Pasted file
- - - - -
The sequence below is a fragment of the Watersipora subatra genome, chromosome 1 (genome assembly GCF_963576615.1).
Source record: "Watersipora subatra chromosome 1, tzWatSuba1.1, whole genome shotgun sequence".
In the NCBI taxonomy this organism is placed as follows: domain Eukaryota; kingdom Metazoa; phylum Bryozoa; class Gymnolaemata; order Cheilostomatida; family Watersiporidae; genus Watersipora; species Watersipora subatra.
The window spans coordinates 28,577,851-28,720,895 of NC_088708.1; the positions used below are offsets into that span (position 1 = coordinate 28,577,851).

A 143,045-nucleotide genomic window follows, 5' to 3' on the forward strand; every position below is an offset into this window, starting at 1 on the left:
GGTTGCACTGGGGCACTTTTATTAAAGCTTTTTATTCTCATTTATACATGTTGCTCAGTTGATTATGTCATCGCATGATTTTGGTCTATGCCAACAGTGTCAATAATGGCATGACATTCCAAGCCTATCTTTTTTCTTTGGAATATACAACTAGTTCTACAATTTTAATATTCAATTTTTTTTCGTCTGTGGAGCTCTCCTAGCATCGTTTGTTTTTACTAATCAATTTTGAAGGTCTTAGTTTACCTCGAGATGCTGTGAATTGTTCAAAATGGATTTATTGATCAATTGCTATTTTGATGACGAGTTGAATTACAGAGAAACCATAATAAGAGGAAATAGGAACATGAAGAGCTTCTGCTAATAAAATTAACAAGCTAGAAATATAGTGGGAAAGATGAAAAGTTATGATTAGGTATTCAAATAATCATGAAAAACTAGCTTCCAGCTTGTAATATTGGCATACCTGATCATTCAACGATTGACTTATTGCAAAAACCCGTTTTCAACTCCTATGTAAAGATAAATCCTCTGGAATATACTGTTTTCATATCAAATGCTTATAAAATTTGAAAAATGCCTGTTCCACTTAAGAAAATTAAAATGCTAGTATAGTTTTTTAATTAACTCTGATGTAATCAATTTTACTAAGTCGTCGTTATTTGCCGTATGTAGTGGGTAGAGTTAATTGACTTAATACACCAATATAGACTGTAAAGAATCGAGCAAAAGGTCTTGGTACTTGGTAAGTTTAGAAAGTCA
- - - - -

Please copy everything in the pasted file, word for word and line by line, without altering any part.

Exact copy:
The sequence below is a fragment of the Watersipora subatra genome, chromosome 1 (genome assembly GCF_963576615.1).
Source record: "Watersipora subatra chromosome 1, tzWatSuba1.1, whole genome shotgun sequence".
In the NCBI taxonomy this organism is placed as follows: domain Eukaryota; kingdom Metazoa; phylum Bryozoa; class Gymnolaemata; order Cheilostomatida; family Watersiporidae; genus Watersipora; species Watersipora subatra.
The window spans coordinates 28,577,851-28,720,895 of NC_088708.1; the positions used below are offsets into that span (position 1 = coordinate 28,577,851).

A 143,045-nucleotide genomic window follows, 5' to 3' on the forward strand; every position below is an offset into this window, starting at 1 on the left:
GGTTGCACTGGGGCACTTTTATTAAAGCTTTTTATTCTCATTTATACATGTTGCTCAGTTGATTATGTCATCGCATGATTTTGGTCTATGCCAACAGTGTCAATAATGGCATGACATTCCAAGCCTATCTTTTTTCTTTGGAATATACAACTAGTTCTACAATTTTAATATTCAATTTTTTTTCGTCTGTGGAGCTCTCCTAGCATCGTTTGTTTTTACTAATCAATTTTGAAGGTCTTAGTTTACCTCGAGATGCTGTGAATTGTTCAAAATGGATTTATTGATCAATTGCTATTTTGATGACGAGTTGAATTACAGAGAAACCATAATAAGAGGAAATAGGAACATGAAGAGCTTCTGCTAATAAAATTAACAAGCTAGAAATATAGTGGGAAAGATGAAAAGTTATGATTAGGTATTCAAATAATCATGAAAAACTAGCTTCCAGCTTGTAATATTGGCATACCTGATCATTCAACGATTGACTTATTGCAAAAACCCGTTTTCAACTCCTATGTAAAGATAAATCCTCTGGAATATACTGTTTTCATATCAAATGCTTATAAAATTTGAAAAATGCCTGTTCCACTTAAGAAAATTAAAATGCTAGTATAGTTTTTTAATTAACTCTGATGTAATCAATTTTACTAAGTCGTCGTTATTTGCCGTATGTAGTGGGTAGAGTTAATTGACTTAATACACCAATATAGACTGTAAAGAATCGAGCAAAAGGTCTTGGTACTTGGTAAGTTTAGAAAGTCA